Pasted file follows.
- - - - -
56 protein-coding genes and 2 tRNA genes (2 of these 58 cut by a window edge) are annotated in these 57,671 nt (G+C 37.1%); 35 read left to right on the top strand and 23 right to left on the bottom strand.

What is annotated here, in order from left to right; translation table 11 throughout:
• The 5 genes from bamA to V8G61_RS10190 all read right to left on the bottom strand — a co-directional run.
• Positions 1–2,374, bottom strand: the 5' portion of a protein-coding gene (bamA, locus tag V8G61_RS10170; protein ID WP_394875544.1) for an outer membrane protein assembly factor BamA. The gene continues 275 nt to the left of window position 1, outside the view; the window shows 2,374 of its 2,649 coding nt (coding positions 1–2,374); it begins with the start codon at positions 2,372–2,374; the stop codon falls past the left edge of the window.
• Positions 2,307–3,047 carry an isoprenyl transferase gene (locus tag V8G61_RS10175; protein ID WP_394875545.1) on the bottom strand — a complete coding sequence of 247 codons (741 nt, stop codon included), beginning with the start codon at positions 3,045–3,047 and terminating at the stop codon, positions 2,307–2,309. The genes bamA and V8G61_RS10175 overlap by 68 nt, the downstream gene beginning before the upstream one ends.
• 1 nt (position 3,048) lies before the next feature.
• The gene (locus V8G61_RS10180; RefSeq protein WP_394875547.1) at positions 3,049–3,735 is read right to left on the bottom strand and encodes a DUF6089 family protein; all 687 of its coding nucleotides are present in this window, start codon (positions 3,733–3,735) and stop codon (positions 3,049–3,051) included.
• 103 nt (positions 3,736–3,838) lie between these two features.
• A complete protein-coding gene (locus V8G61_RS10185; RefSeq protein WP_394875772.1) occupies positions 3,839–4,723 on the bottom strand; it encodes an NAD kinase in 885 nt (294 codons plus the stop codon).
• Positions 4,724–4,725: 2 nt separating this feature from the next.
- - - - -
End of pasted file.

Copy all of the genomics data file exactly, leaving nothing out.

56 protein-coding genes and 2 tRNA genes (2 of these 58 cut by a window edge) are annotated in these 57,671 nt (G+C 37.1%); 35 read left to right on the top strand and 23 right to left on the bottom strand.

What is annotated here, in order from left to right; translation table 11 throughout:
• The 5 genes from bamA to V8G61_RS10190 all read right to left on the bottom strand — a co-directional run.
• Positions 1–2,374, bottom strand: the 5' portion of a protein-coding gene (bamA, locus tag V8G61_RS10170; protein ID WP_394875544.1) for an outer membrane protein assembly factor BamA. The gene continues 275 nt to the left of window position 1, outside the view; the window shows 2,374 of its 2,649 coding nt (coding positions 1–2,374); it begins with the start codon at positions 2,372–2,374; the stop codon falls past the left edge of the window.
• Positions 2,307–3,047 carry an isoprenyl transferase gene (locus tag V8G61_RS10175; protein ID WP_394875545.1) on the bottom strand — a complete coding sequence of 247 codons (741 nt, stop codon included), beginning with the start codon at positions 3,045–3,047 and terminating at the stop codon, positions 2,307–2,309. The genes bamA and V8G61_RS10175 overlap by 68 nt, the downstream gene beginning before the upstream one ends.
• 1 nt (position 3,048) lies before the next feature.
• The gene (locus V8G61_RS10180; RefSeq protein WP_394875547.1) at positions 3,049–3,735 is read right to left on the bottom strand and encodes a DUF6089 family protein; all 687 of its coding nucleotides are present in this window, start codon (positions 3,733–3,735) and stop codon (positions 3,049–3,051) included.
• 103 nt (positions 3,736–3,838) lie between these two features.
• A complete protein-coding gene (locus V8G61_RS10185; RefSeq protein WP_394875772.1) occupies positions 3,839–4,723 on the bottom strand; it encodes an NAD kinase in 885 nt (294 codons plus the stop codon).
• Positions 4,724–4,725: 2 nt separating this feature from the next.